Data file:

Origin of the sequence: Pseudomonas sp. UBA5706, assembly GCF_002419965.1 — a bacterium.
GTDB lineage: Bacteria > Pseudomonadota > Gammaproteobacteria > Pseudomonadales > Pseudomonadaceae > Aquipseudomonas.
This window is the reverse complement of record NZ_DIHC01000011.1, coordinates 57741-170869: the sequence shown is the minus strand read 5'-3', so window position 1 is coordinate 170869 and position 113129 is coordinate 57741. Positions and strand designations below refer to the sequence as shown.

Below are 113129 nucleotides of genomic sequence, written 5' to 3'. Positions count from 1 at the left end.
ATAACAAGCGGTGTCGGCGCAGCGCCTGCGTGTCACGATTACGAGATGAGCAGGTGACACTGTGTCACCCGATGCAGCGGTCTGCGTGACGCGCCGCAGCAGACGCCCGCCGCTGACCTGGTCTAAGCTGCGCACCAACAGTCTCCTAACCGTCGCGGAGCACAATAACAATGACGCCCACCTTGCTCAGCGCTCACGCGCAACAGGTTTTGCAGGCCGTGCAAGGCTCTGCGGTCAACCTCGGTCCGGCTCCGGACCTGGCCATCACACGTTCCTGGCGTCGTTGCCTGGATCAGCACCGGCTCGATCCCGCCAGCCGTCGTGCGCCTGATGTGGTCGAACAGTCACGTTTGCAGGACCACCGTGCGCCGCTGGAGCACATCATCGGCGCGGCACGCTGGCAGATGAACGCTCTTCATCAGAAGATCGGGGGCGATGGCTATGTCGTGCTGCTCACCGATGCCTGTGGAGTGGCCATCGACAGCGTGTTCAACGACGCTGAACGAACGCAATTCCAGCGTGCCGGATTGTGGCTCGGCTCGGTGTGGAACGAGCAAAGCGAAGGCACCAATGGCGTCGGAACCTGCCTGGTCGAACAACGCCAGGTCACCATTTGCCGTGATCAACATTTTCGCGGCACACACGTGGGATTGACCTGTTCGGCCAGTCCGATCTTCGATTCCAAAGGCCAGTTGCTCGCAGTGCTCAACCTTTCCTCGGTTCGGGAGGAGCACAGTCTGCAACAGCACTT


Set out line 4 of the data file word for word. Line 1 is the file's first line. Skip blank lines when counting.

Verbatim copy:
Below are 113129 nucleotides of genomic sequence, written 5' to 3'. Positions count from 1 at the left end.